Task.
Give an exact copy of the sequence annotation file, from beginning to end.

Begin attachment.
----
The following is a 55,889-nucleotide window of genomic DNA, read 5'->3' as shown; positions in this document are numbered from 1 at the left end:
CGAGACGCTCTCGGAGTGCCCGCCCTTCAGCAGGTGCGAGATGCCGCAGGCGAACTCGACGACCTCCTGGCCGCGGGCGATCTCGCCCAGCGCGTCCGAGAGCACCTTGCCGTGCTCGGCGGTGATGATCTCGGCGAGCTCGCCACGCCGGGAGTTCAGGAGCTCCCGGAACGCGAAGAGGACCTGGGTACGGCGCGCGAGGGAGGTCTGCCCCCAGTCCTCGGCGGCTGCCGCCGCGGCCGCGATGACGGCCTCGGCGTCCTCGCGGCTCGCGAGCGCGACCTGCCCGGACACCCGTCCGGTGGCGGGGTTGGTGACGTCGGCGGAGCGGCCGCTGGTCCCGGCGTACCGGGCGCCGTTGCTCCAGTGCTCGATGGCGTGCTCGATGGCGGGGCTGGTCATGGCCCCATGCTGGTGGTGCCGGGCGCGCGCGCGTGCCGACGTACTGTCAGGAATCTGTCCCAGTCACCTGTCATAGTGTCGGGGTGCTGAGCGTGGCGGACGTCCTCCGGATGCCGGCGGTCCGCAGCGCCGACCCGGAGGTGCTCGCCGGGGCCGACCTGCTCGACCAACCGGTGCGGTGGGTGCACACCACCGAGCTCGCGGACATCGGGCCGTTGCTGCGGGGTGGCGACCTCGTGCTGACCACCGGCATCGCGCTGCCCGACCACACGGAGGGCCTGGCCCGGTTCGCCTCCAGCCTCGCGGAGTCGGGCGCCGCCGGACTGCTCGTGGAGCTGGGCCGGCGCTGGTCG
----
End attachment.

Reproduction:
The following is a 55,889-nucleotide window of genomic DNA, read 5'->3' as shown; positions in this document are numbered from 1 at the left end:
CGAGACGCTCTCGGAGTGCCCGCCCTTCAGCAGGTGCGAGATGCCGCAGGCGAACTCGACGACCTCCTGGCCGCGGGCGATCTCGCCCAGCGCGTCCGAGAGCACCTTGCCGTGCTCGGCGGTGATGATCTCGGCGAGCTCGCCACGCCGGGAGTTCAGGAGCTCCCGGAACGCGAAGAGGACCTGGGTACGGCGCGCGAGGGAGGTCTGCCCCCAGTCCTCGGCGGCTGCCGCCGCGGCCGCGATGACGGCCTCGGCGTCCTCGCGGCTCGCGAGCGCGACCTGCCCGGACACCCGTCCGGTGGCGGGGTTGGTGACGTCGGCGGAGCGGCCGCTGGTCCCGGCGTACCGGGCGCCGTTGCTCCAGTGCTCGATGGCGTGCTCGATGGCGGGGCTGGTCATGGCCCCATGCTGGTGGTGCCGGGCGCGCGCGCGTGCCGACGTACTGTCAGGAATCTGTCCCAGTCACCTGTCATAGTGTCGGGGTGCTGAGCGTGGCGGACGTCCTCCGGATGCCGGCGGTCCGCAGCGCCGACCCGGAGGTGCTCGCCGGGGCCGACCTGCTCGACCAACCGGTGCGGTGGGTGCACACCACCGAGCTCGCGGACATCGGGCCGTTGCTGCGGGGTGGCGACCTCGTGCTGACCACCGGCATCGCGCTGCCCGACCACACGGAGGGCCTGGCCCGGTTCGCCTCCAGCCTCGCGGAGTCGGGCGCCGCCGGACTGCTCGTGGAGCTGGGCCGGCGCTGGTCG